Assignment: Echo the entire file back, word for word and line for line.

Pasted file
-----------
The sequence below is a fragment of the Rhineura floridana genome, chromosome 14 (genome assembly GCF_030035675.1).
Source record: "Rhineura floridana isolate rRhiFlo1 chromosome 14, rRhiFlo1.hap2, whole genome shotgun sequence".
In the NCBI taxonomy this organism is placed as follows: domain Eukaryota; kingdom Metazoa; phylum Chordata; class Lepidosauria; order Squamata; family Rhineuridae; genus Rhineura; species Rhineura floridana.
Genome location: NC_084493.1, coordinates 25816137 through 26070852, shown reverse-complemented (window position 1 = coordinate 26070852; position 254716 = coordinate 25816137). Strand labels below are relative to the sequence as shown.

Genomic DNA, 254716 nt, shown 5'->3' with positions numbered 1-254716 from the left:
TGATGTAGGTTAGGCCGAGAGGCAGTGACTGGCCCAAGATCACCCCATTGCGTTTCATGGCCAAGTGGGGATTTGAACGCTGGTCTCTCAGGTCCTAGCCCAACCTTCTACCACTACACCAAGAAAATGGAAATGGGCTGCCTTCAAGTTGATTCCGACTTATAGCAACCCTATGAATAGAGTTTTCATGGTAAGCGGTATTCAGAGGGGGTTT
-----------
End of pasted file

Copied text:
The sequence below is a fragment of the Rhineura floridana genome, chromosome 14 (genome assembly GCF_030035675.1).
Source record: "Rhineura floridana isolate rRhiFlo1 chromosome 14, rRhiFlo1.hap2, whole genome shotgun sequence".
In the NCBI taxonomy this organism is placed as follows: domain Eukaryota; kingdom Metazoa; phylum Chordata; class Lepidosauria; order Squamata; family Rhineuridae; genus Rhineura; species Rhineura floridana.
Genome location: NC_084493.1, coordinates 25816137 through 26070852, shown reverse-complemented (window position 1 = coordinate 26070852; position 254716 = coordinate 25816137). Strand labels below are relative to the sequence as shown.

Genomic DNA, 254716 nt, shown 5'->3' with positions numbered 1-254716 from the left:
TGATGTAGGTTAGGCCGAGAGGCAGTGACTGGCCCAAGATCACCCCATTGCGTTTCATGGCCAAGTGGGGATTTGAACGCTGGTCTCTCAGGTCCTAGCCCAACCTTCTACCACTACACCAAGAAAATGGAAATGGGCTGCCTTCAAGTTGATTCCGACTTATAGCAACCCTATGAATAGAGTTTTCATGGTAAGCGGTATTCAGAGGGGGTTT